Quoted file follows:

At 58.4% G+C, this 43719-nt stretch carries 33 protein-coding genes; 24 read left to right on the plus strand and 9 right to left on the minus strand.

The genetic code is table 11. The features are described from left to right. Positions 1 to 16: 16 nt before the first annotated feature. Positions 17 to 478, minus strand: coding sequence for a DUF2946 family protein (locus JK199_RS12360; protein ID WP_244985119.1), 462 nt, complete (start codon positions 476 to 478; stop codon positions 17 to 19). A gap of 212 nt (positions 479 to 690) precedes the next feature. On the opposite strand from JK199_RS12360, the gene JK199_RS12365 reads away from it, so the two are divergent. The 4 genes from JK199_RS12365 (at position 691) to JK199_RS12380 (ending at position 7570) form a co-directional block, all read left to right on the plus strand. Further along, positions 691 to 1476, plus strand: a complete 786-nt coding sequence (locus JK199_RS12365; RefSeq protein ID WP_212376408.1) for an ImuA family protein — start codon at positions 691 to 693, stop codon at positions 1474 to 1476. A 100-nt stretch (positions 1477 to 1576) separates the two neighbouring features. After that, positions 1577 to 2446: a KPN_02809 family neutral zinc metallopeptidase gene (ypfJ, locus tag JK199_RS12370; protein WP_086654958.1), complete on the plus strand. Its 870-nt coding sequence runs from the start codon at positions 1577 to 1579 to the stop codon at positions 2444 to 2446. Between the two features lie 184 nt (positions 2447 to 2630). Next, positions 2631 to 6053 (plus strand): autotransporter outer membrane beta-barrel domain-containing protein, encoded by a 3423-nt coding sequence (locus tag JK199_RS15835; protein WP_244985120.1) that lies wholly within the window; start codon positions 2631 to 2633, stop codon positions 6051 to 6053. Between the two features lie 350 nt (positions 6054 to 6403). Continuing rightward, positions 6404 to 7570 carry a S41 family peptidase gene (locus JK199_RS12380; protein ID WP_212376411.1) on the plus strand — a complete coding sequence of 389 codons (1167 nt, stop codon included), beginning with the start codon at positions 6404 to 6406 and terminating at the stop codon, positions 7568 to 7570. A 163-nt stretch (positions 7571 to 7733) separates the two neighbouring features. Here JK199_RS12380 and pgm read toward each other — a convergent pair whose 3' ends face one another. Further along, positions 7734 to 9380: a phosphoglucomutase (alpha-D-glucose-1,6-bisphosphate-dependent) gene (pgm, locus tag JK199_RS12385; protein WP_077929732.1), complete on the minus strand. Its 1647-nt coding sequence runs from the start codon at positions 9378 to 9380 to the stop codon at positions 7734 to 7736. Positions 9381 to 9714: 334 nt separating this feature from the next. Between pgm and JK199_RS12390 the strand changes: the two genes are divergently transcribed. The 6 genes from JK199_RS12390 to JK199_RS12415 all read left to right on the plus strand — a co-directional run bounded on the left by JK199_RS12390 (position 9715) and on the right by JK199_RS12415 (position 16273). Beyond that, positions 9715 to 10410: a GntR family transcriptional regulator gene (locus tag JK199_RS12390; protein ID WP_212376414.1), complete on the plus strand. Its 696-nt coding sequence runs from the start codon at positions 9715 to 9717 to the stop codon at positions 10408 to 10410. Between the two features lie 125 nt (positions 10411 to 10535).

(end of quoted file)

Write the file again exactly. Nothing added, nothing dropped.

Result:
At 58.4% G+C, this 43719-nt stretch carries 33 protein-coding genes; 24 read left to right on the plus strand and 9 right to left on the minus strand.

The genetic code is table 11. The features are described from left to right. Positions 1 to 16: 16 nt before the first annotated feature. Positions 17 to 478, minus strand: coding sequence for a DUF2946 family protein (locus JK199_RS12360; protein ID WP_244985119.1), 462 nt, complete (start codon positions 476 to 478; stop codon positions 17 to 19). A gap of 212 nt (positions 479 to 690) precedes the next feature. On the opposite strand from JK199_RS12360, the gene JK199_RS12365 reads away from it, so the two are divergent. The 4 genes from JK199_RS12365 (at position 691) to JK199_RS12380 (ending at position 7570) form a co-directional block, all read left to right on the plus strand. Further along, positions 691 to 1476, plus strand: a complete 786-nt coding sequence (locus JK199_RS12365; RefSeq protein ID WP_212376408.1) for an ImuA family protein — start codon at positions 691 to 693, stop codon at positions 1474 to 1476. A 100-nt stretch (positions 1477 to 1576) separates the two neighbouring features. After that, positions 1577 to 2446: a KPN_02809 family neutral zinc metallopeptidase gene (ypfJ, locus tag JK199_RS12370; protein WP_086654958.1), complete on the plus strand. Its 870-nt coding sequence runs from the start codon at positions 1577 to 1579 to the stop codon at positions 2444 to 2446. Between the two features lie 184 nt (positions 2447 to 2630). Next, positions 2631 to 6053 (plus strand): autotransporter outer membrane beta-barrel domain-containing protein, encoded by a 3423-nt coding sequence (locus tag JK199_RS15835; protein WP_244985120.1) that lies wholly within the window; start codon positions 2631 to 2633, stop codon positions 6051 to 6053. Between the two features lie 350 nt (positions 6054 to 6403). Continuing rightward, positions 6404 to 7570 carry a S41 family peptidase gene (locus JK199_RS12380; protein ID WP_212376411.1) on the plus strand — a complete coding sequence of 389 codons (1167 nt, stop codon included), beginning with the start codon at positions 6404 to 6406 and terminating at the stop codon, positions 7568 to 7570. A 163-nt stretch (positions 7571 to 7733) separates the two neighbouring features. Here JK199_RS12380 and pgm read toward each other — a convergent pair whose 3' ends face one another. Further along, positions 7734 to 9380: a phosphoglucomutase (alpha-D-glucose-1,6-bisphosphate-dependent) gene (pgm, locus tag JK199_RS12385; protein WP_077929732.1), complete on the minus strand. Its 1647-nt coding sequence runs from the start codon at positions 9378 to 9380 to the stop codon at positions 7734 to 7736. Positions 9381 to 9714: 334 nt separating this feature from the next. Between pgm and JK199_RS12390 the strand changes: the two genes are divergently transcribed. The 6 genes from JK199_RS12390 to JK199_RS12415 all read left to right on the plus strand — a co-directional run bounded on the left by JK199_RS12390 (position 9715) and on the right by JK199_RS12415 (position 16273). Beyond that, positions 9715 to 10410: a GntR family transcriptional regulator gene (locus tag JK199_RS12390; protein ID WP_212376414.1), complete on the plus strand. Its 696-nt coding sequence runs from the start codon at positions 9715 to 9717 to the stop codon at positions 10408 to 10410. Between the two features lie 125 nt (positions 10411 to 10535).